A second concern is the urban environment. This is a global problem, but its origins can often be found at the local level, in daily activities -– such as the handling of sanitation and transportation -- that can degrade the environment. Many of the key issues to be discussed at the World Summit on Sustainable Development -– water, energy, and the intersection of health and the environment -- are of central concern to cities. That conference opens in Johannesburg less than three months from now. I urge you not only to voice your concerns, but to publicize the best practices you have come up with.

    A third concern is poverty, especially in the developing world, where most of the expected growth in cities will occur. The number of urban households living below the poverty line is growing rapidly. Cities in rich and poor countries alike are finding it hard to meet old challenges such as providing jobs and municipal services, and new ones such as the HIV/AIDS epidemic. One source of hope may well be the poor themselves. Women in particular are the unsung heroes of poor urban areas. If countries succeed in tapping their dynamism and entrepreneurial energy, the dividends would be felt not just among the poor but throughout society as a whole.

    Efforts to fight crime, protect the environment and fight poverty will not succeed without good urban governance. And governance, in turn, is a matter of both efficiency and empowerment.

    Efficiency, in the sense that cities need competent public administration, strong and accountable institutions, and the legal and regulatory frameworks that protect people and reward individual initiative.

    And empowerment, because a healthy society is one that gives all its members a chance to participate in decisions that affect their lives. Improved urban governance, therefore, implies greater democracy and more creative partnerships with private firms and community-based organizations. It also requires strengthened local authorities. Cities must no longer be run as administrative extensions of central government, or starved of responsibility and resources. A State that treats local authorities as partners, and allows public tasks to be carried out by those closest to the citizens, will be stronger, not weaker.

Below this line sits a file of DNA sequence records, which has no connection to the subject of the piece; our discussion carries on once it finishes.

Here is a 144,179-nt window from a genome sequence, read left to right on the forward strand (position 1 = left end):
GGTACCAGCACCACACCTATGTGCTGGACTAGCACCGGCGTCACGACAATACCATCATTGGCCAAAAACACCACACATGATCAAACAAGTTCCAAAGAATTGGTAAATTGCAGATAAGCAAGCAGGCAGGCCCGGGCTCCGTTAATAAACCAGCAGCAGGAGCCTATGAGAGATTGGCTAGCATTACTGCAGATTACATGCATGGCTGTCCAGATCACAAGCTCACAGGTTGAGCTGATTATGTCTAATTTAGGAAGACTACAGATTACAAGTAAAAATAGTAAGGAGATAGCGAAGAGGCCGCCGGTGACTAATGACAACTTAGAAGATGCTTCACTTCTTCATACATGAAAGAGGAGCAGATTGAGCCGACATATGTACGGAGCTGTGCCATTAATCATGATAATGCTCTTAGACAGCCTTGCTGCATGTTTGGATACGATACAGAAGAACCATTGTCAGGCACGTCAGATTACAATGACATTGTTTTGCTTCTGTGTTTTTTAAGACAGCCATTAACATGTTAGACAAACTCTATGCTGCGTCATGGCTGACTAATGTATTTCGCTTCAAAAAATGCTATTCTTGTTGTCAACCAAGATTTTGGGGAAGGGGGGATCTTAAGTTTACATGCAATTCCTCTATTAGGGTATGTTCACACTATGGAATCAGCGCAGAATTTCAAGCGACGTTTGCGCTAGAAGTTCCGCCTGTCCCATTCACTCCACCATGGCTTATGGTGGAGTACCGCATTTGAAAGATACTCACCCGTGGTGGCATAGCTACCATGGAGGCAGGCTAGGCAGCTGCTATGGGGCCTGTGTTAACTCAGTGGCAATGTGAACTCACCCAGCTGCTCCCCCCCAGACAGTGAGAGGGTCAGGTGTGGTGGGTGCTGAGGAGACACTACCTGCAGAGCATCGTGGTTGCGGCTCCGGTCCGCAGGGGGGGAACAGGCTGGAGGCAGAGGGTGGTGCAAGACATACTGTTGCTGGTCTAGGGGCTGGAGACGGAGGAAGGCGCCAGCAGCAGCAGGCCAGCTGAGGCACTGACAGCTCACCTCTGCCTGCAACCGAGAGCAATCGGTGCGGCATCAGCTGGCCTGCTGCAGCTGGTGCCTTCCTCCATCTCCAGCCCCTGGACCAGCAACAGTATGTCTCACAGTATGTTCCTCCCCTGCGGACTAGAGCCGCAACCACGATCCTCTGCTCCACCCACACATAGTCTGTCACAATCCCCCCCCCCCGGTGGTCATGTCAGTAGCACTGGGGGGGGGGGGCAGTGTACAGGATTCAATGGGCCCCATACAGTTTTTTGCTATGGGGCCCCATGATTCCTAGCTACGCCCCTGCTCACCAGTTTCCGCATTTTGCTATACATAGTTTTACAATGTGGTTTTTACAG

The future of humanity lies in cities. Global and local issues are more intertwined than ever before. Cities often find themselves managing problems and seizing opportunities that were once the sole domain of national governments. And many cities now have populations and economies larger than many countries. Weak cities will almost certainly act as a brake on national development. Strong cities can be a key factor enabling a country to thrive in the global economy.

    As ministers, mayors and local authorities responsible for urban policy and performance, you are the point where the global, national and local intersect. It is to you that citizens look for safety and services, and to serve as their voice. I hope you will do your utmost to ensure that urban development works for people, not against them.

    The United Nations will continue be your partner in that effort. In that spirit, I wish you great success in your deliberations, and I look forward to working closely with you in the future.